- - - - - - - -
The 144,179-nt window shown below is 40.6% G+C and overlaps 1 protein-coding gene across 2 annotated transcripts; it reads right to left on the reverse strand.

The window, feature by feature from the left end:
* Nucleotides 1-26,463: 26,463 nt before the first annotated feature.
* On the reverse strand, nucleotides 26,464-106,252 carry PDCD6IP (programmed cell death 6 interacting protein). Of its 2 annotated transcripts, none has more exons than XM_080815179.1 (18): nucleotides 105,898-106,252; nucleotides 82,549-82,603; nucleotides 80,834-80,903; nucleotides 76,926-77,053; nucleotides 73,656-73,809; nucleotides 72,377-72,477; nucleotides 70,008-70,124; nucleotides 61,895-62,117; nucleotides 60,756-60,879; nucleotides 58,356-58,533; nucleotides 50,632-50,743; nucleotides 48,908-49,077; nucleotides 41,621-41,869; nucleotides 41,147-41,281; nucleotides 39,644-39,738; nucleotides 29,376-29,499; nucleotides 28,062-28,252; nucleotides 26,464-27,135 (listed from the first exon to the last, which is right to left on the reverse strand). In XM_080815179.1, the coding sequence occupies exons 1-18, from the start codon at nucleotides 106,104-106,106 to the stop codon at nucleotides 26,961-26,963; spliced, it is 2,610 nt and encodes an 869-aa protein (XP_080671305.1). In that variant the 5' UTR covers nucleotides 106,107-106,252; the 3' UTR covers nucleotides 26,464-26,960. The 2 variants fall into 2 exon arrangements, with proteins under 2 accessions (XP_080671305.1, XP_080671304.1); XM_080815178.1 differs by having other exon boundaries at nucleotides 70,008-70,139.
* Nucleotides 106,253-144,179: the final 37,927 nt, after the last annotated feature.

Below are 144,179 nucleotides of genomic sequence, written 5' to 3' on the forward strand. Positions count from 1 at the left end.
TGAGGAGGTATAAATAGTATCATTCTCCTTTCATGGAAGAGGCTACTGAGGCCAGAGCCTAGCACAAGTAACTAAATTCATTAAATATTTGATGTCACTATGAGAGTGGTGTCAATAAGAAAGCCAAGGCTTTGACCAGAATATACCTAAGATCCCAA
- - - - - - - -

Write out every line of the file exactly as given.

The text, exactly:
The 144,179-nt window shown below is 40.6% G+C and overlaps 1 protein-coding gene across 2 annotated transcripts; it reads right to left on the reverse strand.

The window, feature by feature from the left end:
* Nucleotides 1-26,463: 26,463 nt before the first annotated feature.
* On the reverse strand, nucleotides 26,464-106,252 carry PDCD6IP (programmed cell death 6 interacting protein). Of its 2 annotated transcripts, none has more exons than XM_080815179.1 (18): nucleotides 105,898-106,252; nucleotides 82,549-82,603; nucleotides 80,834-80,903; nucleotides 76,926-77,053; nucleotides 73,656-73,809; nucleotides 72,377-72,477; nucleotides 70,008-70,124; nucleotides 61,895-62,117; nucleotides 60,756-60,879; nucleotides 58,356-58,533; nucleotides 50,632-50,743; nucleotides 48,908-49,077; nucleotides 41,621-41,869; nucleotides 41,147-41,281; nucleotides 39,644-39,738; nucleotides 29,376-29,499; nucleotides 28,062-28,252; nucleotides 26,464-27,135 (listed from the first exon to the last, which is right to left on the reverse strand). In XM_080815179.1, the coding sequence occupies exons 1-18, from the start codon at nucleotides 106,104-106,106 to the stop codon at nucleotides 26,961-26,963; spliced, it is 2,610 nt and encodes an 869-aa protein (XP_080671305.1). In that variant the 5' UTR covers nucleotides 106,107-106,252; the 3' UTR covers nucleotides 26,464-26,960. The 2 variants fall into 2 exon arrangements, with proteins under 2 accessions (XP_080671305.1, XP_080671304.1); XM_080815178.1 differs by having other exon boundaries at nucleotides 70,008-70,139.
* Nucleotides 106,253-144,179: the final 37,927 nt, after the last annotated feature.

Below are 144,179 nucleotides of genomic sequence, written 5' to 3' on the forward strand. Positions count from 1 at the left end.
TGAGGAGGTATAAATAGTATCATTCTCCTTTCATGGAAGAGGCTACTGAGGCCAGAGCCTAGCACAAGTAACTAAATTCATTAAATATTTGATGTCACTATGAGAGTGGTGTCAATAAGAAAGCCAAGGCTTTGACCAGAATATACCTAAGATCCCAA